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Man gets prison time for shooting at Las Vegas police

A 43-year-old man was sentenced to prison Tuesday for shooting at Las Vegas police officers.

Following a negotiation between prosecutors and Shane Loyd’s public defender, District Judge Christy Craig ordered him to serve four to 10 years for the October shooting in the 3500 block of Villa Knolls North Drive, near Pecos Road and Tropicana Avenue.

“I’m ashamed of my actions,” Loyd said during the videoconference hearing from the Clark County Detention Center. “I apologize to the victims.”

Loyd, who initially faced attempted murder charges, pleaded guilty earlier this year to one count each of assault with a deadly weapon, discharging a firearm into an occupied structure or vehicle, and ownership of a firearm by a prohibited person.

Police had been called to the scene after a report of a shooting. While investigating, officers found someone facing a temporary protective order that had not been served.

As the officers served the order, police said, Loyd — identified by neighbors as “Showboat” — walked up and shot at the officers with a .22-caliber revolver. One officer shot back, and Loyd ran from the scene.

While running from officers, the man “turned and fired several more rounds,” police said. Officers took cover and lost sight of him.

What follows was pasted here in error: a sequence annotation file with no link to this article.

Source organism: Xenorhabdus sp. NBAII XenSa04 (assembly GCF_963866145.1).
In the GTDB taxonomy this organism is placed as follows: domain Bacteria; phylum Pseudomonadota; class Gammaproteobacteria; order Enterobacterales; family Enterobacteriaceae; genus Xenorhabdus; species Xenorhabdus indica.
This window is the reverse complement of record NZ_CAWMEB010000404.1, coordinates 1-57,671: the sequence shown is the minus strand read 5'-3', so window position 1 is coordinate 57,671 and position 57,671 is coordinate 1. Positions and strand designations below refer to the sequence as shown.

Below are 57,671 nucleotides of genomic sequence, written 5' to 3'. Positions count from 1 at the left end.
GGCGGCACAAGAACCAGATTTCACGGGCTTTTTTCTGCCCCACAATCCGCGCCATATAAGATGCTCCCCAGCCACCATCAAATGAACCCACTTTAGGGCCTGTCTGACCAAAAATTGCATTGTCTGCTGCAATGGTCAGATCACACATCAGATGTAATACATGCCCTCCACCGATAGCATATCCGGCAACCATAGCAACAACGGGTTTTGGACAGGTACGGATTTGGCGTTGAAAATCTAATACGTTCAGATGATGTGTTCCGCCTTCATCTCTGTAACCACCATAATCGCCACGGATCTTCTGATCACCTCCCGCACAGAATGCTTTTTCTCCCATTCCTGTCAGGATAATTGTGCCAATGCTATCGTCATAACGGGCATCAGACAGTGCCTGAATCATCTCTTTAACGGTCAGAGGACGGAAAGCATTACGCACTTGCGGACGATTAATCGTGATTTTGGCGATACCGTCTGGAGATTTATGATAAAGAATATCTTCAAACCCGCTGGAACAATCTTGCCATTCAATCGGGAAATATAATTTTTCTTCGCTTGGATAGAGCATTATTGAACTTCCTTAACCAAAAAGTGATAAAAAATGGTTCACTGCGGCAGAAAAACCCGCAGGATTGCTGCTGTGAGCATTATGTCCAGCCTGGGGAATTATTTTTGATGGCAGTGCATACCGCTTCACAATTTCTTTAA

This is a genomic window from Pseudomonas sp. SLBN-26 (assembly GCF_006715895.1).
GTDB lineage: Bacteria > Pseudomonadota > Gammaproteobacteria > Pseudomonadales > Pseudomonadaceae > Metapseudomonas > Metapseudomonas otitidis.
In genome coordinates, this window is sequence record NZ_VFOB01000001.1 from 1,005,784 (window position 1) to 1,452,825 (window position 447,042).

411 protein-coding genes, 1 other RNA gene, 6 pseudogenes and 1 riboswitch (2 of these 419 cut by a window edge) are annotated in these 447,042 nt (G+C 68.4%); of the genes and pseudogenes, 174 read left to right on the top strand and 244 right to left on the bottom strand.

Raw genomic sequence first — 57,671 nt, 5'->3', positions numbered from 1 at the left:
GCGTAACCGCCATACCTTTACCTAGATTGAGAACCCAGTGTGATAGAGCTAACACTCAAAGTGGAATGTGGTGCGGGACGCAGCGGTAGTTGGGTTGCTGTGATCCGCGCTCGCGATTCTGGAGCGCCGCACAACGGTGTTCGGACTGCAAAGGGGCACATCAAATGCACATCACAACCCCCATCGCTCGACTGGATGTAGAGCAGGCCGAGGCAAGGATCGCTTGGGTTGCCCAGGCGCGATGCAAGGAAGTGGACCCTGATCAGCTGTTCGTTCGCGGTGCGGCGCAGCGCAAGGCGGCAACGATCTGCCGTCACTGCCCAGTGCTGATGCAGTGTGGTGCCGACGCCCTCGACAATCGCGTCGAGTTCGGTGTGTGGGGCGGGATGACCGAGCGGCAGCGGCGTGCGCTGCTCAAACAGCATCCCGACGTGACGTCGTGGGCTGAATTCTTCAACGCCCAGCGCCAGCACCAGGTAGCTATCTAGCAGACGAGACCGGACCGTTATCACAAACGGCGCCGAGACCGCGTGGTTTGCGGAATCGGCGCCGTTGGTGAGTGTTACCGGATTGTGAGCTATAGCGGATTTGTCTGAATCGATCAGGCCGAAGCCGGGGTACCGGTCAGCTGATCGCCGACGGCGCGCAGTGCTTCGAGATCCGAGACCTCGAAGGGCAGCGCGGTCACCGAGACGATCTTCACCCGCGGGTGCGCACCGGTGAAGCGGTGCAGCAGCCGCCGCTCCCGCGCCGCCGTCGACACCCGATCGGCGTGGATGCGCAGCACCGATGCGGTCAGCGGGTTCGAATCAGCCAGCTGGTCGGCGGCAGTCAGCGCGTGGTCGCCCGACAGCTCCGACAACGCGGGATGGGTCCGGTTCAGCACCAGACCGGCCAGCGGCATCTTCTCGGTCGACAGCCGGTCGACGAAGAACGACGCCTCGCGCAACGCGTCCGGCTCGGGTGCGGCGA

Neither the officers nor Loyd, who later was found hiding in an electrical shack on Tropicana, were hurt in the shooting.

Loyd was convicted of assault after he attempted to hit an officer with his car while fleeing from police in 2002, according to court records.

In August of that year, Metropolitan Police Department gang detectives were searching for a “wanted person” leaving a funeral service for two Rolling 60s gang members. The wanted person was in the passenger seat of a car that Loyd was driving when officers attempted to stop the vehicle, according to Loyd’s 2002 arrest report.

He pleaded guilty to felonies of assault, refusing to stop for an officer and receiving or transferring stolen vehicles, court records show.

Deputy Public Defender Robson Hauser said Loyd struggled with drug addiction, and that his family abandoned him when he was 12.

“He’s not the type of guy who intentionally shoots at police,” Hauser said. “I truly do not believe he did that intentionally in this case.”

Contact David Ferrara at dferrara@reviewjournal.com or 702-380-1039. Follow @randompoker on Twitter.

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